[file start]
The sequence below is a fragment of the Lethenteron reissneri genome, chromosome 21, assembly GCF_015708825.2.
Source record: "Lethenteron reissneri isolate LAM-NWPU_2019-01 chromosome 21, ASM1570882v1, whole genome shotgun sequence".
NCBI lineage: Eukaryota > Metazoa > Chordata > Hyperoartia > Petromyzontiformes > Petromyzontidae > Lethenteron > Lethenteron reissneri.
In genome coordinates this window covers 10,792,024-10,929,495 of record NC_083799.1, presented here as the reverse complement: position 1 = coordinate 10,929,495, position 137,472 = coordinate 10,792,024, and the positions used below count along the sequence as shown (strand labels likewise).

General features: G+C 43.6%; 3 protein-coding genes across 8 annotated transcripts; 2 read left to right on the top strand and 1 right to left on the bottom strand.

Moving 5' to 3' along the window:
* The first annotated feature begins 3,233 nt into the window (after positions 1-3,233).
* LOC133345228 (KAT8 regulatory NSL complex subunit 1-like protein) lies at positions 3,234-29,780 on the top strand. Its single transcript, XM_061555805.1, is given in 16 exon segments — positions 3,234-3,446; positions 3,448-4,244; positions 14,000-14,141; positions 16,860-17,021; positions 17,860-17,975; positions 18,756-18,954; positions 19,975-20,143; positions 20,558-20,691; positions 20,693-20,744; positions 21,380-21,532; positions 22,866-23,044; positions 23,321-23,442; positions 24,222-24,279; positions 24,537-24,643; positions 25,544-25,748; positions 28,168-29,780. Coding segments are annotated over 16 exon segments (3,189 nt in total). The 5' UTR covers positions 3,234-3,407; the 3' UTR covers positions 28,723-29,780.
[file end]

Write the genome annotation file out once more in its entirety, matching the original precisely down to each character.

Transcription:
The sequence below is a fragment of the Lethenteron reissneri genome, chromosome 21, assembly GCF_015708825.2.
Source record: "Lethenteron reissneri isolate LAM-NWPU_2019-01 chromosome 21, ASM1570882v1, whole genome shotgun sequence".
NCBI lineage: Eukaryota > Metazoa > Chordata > Hyperoartia > Petromyzontiformes > Petromyzontidae > Lethenteron > Lethenteron reissneri.
In genome coordinates this window covers 10,792,024-10,929,495 of record NC_083799.1, presented here as the reverse complement: position 1 = coordinate 10,929,495, position 137,472 = coordinate 10,792,024, and the positions used below count along the sequence as shown (strand labels likewise).

General features: G+C 43.6%; 3 protein-coding genes across 8 annotated transcripts; 2 read left to right on the top strand and 1 right to left on the bottom strand.

Moving 5' to 3' along the window:
* The first annotated feature begins 3,233 nt into the window (after positions 1-3,233).
* LOC133345228 (KAT8 regulatory NSL complex subunit 1-like protein) lies at positions 3,234-29,780 on the top strand. Its single transcript, XM_061555805.1, is given in 16 exon segments — positions 3,234-3,446; positions 3,448-4,244; positions 14,000-14,141; positions 16,860-17,021; positions 17,860-17,975; positions 18,756-18,954; positions 19,975-20,143; positions 20,558-20,691; positions 20,693-20,744; positions 21,380-21,532; positions 22,866-23,044; positions 23,321-23,442; positions 24,222-24,279; positions 24,537-24,643; positions 25,544-25,748; positions 28,168-29,780. Coding segments are annotated over 16 exon segments (3,189 nt in total). The 5' UTR covers positions 3,234-3,407; the 3' UTR covers positions 28,723-29,780.